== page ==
In his final campaign as a Blazer, the Castor, AB native was given the captaincy. In a repeat performance of the previous season, Tucker placed second again in WHL scoring with 137 points (64g-73a) in 64 games and led the playoffs in scoring again with 31 points (16g-15a). Tucker was selected as a WHL Western Conference First Team All-Star and a Memorial Cup All-Star for the second consecutive year. The Blazers claimed back-to-back WHL Championships as well as two straight Memorial Cups. Success also translated to the international stage as Tucker added a gold medal at the 1995 IIHF World Junior Championship with Team Canada to his trophy case.

 

Throughout his WHL career, Tucker collected 379 points (150g-229a) in 223 regular season games and notched 72 points (32g-40a) in 62 playoff appearances. After the Montreal Canadiens selected Tucker in the sixth round of the 1993 NHL Draft, Tucker enjoyed a 13-year career in the NHL.

 

Tucker had a great start to his pro career with the Fredericton Canadiens. He received the Red Garrett Memorial Award as the AHL Rookie of the Year in 1995-96. He then played for the Montreal Canadiens, Tampa Bay Lightning, Toronto Maple Leafs and Colorado Avalanche. When Tucker retired from the NHL in 2010, he had amassed 476 points (215g-261a) in 947 regular season games and added 21 playoff points (10g-11a) in 68 matches.


#47 Duncan Keith (Kelowna Rockets, 2002-03)

Keith played just one season in the WHL in 2002-03. As a 19-year old, Keith supplied 46 points (11g-35a) along with a plus-32 rating in 37 regular season games from the backend. Even though his campaign was abbreviated, Keith still made a difference as he finished second among rookie defenceman in points. Keith manned the blueline along with the likes of Josh Gorges and Shea Weber to lead the Rockets to their first WHL Championship in franchise history. In the postseason, Keith recorded 14 points (3g-11a) in 19 games.

 

Rockets’ Director of Player Personnel Lorne Frey discovered Keith after he went undrafted in the WHL Bantam Draft and Keith joined the pipeline of defencemen that the Rockets have developed throughout the years. A second round draft pick of the Chicago Blackhawks in 2002, Keith has played his entire 11-year NHL career with the Blackhawks.

 

The 32-year-old defenceman is part of the core of the Blackhawks that have won three Stanley Cups in a six-year span (2010, 2013 and 2015). Keith led the way in the latest run in the 2015 NHL playoffs with a Most Valuable Player performance to earn the Conn Smythe Trophy. In 2009-10 and 2013-14, Keith received the James Norris Memorial Trophy as the best defenceman in the NHL. The Winnipeg, MB native is a two-time Olympic Gold Medalist for Team Canada in 2010 and 2014 and also won a silver medal at the 2008 IIHF World Championship.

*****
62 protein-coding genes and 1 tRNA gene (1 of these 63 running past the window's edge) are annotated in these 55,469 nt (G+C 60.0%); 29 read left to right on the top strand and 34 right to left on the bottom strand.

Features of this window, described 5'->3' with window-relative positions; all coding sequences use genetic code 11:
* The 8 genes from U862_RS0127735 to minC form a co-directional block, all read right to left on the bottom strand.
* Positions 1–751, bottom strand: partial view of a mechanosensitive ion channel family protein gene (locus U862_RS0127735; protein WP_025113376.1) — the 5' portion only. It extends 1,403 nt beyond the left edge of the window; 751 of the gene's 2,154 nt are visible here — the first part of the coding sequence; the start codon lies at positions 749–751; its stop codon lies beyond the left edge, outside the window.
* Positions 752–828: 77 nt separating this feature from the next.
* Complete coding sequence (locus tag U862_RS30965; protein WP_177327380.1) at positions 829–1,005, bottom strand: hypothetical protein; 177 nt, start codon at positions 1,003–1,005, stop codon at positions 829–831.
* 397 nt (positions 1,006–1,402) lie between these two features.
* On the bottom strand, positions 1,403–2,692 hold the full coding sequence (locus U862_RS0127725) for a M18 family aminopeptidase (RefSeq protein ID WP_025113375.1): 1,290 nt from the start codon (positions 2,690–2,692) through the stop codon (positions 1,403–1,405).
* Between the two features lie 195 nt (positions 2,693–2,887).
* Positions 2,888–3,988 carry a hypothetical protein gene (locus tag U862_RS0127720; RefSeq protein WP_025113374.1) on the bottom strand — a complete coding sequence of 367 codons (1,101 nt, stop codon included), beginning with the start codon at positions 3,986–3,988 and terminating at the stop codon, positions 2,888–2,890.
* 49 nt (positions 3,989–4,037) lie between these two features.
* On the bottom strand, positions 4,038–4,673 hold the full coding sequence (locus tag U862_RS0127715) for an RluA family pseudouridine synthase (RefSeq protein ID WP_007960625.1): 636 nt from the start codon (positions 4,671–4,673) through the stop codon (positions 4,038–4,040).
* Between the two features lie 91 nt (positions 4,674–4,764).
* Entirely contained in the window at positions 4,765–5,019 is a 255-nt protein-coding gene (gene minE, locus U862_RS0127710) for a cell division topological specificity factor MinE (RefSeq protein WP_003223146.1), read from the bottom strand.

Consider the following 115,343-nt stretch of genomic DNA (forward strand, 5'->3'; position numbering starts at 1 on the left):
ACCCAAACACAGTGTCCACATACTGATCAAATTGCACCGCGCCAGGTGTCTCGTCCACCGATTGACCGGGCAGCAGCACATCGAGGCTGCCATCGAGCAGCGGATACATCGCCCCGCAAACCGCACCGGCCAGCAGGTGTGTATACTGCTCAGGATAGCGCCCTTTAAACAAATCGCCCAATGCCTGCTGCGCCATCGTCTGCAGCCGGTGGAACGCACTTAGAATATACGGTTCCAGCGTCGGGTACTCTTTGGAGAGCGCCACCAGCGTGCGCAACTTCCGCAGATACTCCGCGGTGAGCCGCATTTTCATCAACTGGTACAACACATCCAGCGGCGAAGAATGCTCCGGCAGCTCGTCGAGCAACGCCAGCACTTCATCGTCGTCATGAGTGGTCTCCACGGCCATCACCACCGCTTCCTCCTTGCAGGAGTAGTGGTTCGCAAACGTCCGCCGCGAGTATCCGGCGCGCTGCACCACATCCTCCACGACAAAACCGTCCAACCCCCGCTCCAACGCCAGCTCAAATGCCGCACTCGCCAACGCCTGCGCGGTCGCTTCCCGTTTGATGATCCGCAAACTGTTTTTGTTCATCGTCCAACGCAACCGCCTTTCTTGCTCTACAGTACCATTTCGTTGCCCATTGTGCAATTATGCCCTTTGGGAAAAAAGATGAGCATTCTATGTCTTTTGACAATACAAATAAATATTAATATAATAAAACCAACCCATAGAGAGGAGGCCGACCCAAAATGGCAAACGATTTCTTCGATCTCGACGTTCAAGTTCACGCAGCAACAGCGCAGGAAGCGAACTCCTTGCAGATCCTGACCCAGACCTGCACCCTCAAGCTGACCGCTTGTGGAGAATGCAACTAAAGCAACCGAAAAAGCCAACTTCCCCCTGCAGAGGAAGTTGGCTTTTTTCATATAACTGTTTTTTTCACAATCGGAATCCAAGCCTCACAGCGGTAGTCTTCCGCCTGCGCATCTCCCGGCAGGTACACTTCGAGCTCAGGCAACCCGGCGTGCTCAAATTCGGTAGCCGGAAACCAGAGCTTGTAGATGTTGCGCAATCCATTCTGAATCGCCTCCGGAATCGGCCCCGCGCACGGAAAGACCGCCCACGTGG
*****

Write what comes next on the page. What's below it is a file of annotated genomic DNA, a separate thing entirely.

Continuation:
#46 Cliff Ronning (New Westminster Bruins, 1983-85)

Ronning spent two seasons in the WHL from 1983-85 as a member of the New Westminster Bruins. In his 18-year-old season, Ronning took the league by storm and was selected as the 1983-84 WHL Rookie of the Year. He placed seventh in league scoring with 136 points (69g-67a) in 71 games and received a WHL Western Conference second team all-star nod. The following season, Ronning received numerous accolades after a historic campaign. Ronning was named the WHL’s Most Valuable Player, the WHL Top Scorer and the WHL Most Sportsmanlike Player as well as a WHL Western Conference First Team All-Star. His astonishing 197 points (89g-108a) in 70 games ranks second all-time for the most points in a season. This remarkable campaign was highlighted by Ronning potting 27 goals over a WHL-record 18-game goal scoring streak.

 

Over his WHL career, the 5-8, 170 lb forward collected 333 points (158g-175a) in 141 regular season games and recorded 45 points (18g-27a) in 20 postseason appearances. Despite being a seventh round selection in the 1984 NHL Draft by the St. Louis Blues, Ronning played in the NHL for 17 seasons.

 

The native of Burnaby, BC, was a member of seven different teams including his hometown Vancouver Canucks. When Ronning retired in 2006, he had accumulated 869 points (306g-563a) in 1137 regular season games and registered 86 playoff points (29g-57a) in 126 contests. Ronning also won a silver medal for Team Canada at the 1991 IIHF World Championship.